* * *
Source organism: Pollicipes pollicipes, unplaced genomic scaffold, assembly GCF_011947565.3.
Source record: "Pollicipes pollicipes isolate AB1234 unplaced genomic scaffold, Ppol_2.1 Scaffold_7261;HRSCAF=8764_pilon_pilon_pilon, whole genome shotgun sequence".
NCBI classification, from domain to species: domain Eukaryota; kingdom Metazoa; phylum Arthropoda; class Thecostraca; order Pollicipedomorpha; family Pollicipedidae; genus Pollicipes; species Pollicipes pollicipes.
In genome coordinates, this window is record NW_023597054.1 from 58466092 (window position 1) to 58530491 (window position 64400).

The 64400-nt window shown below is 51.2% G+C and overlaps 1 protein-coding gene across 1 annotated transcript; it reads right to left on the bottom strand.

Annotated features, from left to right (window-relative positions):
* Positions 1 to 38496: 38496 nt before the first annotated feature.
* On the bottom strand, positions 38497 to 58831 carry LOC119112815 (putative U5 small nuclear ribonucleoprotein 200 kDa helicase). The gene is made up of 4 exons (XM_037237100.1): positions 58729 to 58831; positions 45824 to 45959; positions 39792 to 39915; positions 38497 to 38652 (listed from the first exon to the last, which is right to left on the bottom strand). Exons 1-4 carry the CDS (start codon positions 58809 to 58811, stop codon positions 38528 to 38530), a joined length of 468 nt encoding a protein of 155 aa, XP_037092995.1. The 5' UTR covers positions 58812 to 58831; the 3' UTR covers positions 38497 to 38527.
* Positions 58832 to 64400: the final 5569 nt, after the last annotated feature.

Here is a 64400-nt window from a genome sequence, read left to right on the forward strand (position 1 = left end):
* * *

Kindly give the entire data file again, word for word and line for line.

Source organism: Pollicipes pollicipes, unplaced genomic scaffold, assembly GCF_011947565.3.
Source record: "Pollicipes pollicipes isolate AB1234 unplaced genomic scaffold, Ppol_2.1 Scaffold_7261;HRSCAF=8764_pilon_pilon_pilon, whole genome shotgun sequence".
NCBI classification, from domain to species: domain Eukaryota; kingdom Metazoa; phylum Arthropoda; class Thecostraca; order Pollicipedomorpha; family Pollicipedidae; genus Pollicipes; species Pollicipes pollicipes.
In genome coordinates, this window is record NW_023597054.1 from 58466092 (window position 1) to 58530491 (window position 64400).

The 64400-nt window shown below is 51.2% G+C and overlaps 1 protein-coding gene across 1 annotated transcript; it reads right to left on the bottom strand.

Annotated features, from left to right (window-relative positions):
* Positions 1 to 38496: 38496 nt before the first annotated feature.
* On the bottom strand, positions 38497 to 58831 carry LOC119112815 (putative U5 small nuclear ribonucleoprotein 200 kDa helicase). The gene is made up of 4 exons (XM_037237100.1): positions 58729 to 58831; positions 45824 to 45959; positions 39792 to 39915; positions 38497 to 38652 (listed from the first exon to the last, which is right to left on the bottom strand). Exons 1-4 carry the CDS (start codon positions 58809 to 58811, stop codon positions 38528 to 38530), a joined length of 468 nt encoding a protein of 155 aa, XP_037092995.1. The 5' UTR covers positions 58812 to 58831; the 3' UTR covers positions 38497 to 38527.
* Positions 58832 to 64400: the final 5569 nt, after the last annotated feature.

Here is a 64400-nt window from a genome sequence, read left to right on the forward strand (position 1 = left end):